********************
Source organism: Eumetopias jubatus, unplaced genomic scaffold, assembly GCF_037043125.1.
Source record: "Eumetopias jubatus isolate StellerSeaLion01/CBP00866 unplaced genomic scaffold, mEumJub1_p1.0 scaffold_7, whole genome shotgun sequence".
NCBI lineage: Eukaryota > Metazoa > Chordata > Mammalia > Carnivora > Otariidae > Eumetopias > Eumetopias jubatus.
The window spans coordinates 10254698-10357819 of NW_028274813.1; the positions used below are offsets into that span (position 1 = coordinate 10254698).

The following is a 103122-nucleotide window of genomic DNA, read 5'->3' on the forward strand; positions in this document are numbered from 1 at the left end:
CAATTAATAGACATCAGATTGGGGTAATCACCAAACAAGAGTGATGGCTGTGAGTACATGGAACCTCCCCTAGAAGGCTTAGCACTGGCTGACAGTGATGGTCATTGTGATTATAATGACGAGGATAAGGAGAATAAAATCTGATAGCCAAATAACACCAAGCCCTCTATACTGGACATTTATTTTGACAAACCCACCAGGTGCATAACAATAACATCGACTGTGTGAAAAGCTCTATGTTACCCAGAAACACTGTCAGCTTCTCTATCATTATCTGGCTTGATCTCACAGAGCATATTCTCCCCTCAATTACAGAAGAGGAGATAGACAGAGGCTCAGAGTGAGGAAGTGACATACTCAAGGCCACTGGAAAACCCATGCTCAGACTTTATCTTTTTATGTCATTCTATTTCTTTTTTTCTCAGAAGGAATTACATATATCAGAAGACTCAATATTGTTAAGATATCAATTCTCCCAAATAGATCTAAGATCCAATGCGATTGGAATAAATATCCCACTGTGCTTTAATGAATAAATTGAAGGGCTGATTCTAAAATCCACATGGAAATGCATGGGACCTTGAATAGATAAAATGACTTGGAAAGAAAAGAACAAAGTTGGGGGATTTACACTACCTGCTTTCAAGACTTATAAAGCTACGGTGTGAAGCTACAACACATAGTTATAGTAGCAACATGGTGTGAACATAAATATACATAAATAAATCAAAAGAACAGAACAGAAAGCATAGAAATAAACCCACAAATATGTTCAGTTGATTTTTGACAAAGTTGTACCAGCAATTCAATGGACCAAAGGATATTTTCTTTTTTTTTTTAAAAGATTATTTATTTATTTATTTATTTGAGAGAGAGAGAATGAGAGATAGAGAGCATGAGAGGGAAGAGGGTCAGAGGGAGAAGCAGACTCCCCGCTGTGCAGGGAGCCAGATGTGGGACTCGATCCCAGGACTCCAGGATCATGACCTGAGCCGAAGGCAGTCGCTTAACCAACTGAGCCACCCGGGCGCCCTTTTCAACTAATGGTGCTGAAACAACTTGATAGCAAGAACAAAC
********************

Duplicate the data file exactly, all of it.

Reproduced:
Source organism: Eumetopias jubatus, unplaced genomic scaffold, assembly GCF_037043125.1.
Source record: "Eumetopias jubatus isolate StellerSeaLion01/CBP00866 unplaced genomic scaffold, mEumJub1_p1.0 scaffold_7, whole genome shotgun sequence".
NCBI lineage: Eukaryota > Metazoa > Chordata > Mammalia > Carnivora > Otariidae > Eumetopias > Eumetopias jubatus.
The window spans coordinates 10254698-10357819 of NW_028274813.1; the positions used below are offsets into that span (position 1 = coordinate 10254698).

The following is a 103122-nucleotide window of genomic DNA, read 5'->3' on the forward strand; positions in this document are numbered from 1 at the left end:
CAATTAATAGACATCAGATTGGGGTAATCACCAAACAAGAGTGATGGCTGTGAGTACATGGAACCTCCCCTAGAAGGCTTAGCACTGGCTGACAGTGATGGTCATTGTGATTATAATGACGAGGATAAGGAGAATAAAATCTGATAGCCAAATAACACCAAGCCCTCTATACTGGACATTTATTTTGACAAACCCACCAGGTGCATAACAATAACATCGACTGTGTGAAAAGCTCTATGTTACCCAGAAACACTGTCAGCTTCTCTATCATTATCTGGCTTGATCTCACAGAGCATATTCTCCCCTCAATTACAGAAGAGGAGATAGACAGAGGCTCAGAGTGAGGAAGTGACATACTCAAGGCCACTGGAAAACCCATGCTCAGACTTTATCTTTTTATGTCATTCTATTTCTTTTTTTCTCAGAAGGAATTACATATATCAGAAGACTCAATATTGTTAAGATATCAATTCTCCCAAATAGATCTAAGATCCAATGCGATTGGAATAAATATCCCACTGTGCTTTAATGAATAAATTGAAGGGCTGATTCTAAAATCCACATGGAAATGCATGGGACCTTGAATAGATAAAATGACTTGGAAAGAAAAGAACAAAGTTGGGGGATTTACACTACCTGCTTTCAAGACTTATAAAGCTACGGTGTGAAGCTACAACACATAGTTATAGTAGCAACATGGTGTGAACATAAATATACATAAATAAATCAAAAGAACAGAACAGAAAGCATAGAAATAAACCCACAAATATGTTCAGTTGATTTTTGACAAAGTTGTACCAGCAATTCAATGGACCAAAGGATATTTTCTTTTTTTTTTTAAAAGATTATTTATTTATTTATTTATTTGAGAGAGAGAGAATGAGAGATAGAGAGCATGAGAGGGAAGAGGGTCAGAGGGAGAAGCAGACTCCCCGCTGTGCAGGGAGCCAGATGTGGGACTCGATCCCAGGACTCCAGGATCATGACCTGAGCCGAAGGCAGTCGCTTAACCAACTGAGCCACCCGGGCGCCCTTTTCAACTAATGGTGCTGAAACAACTTGATAGCAAGAACAAAC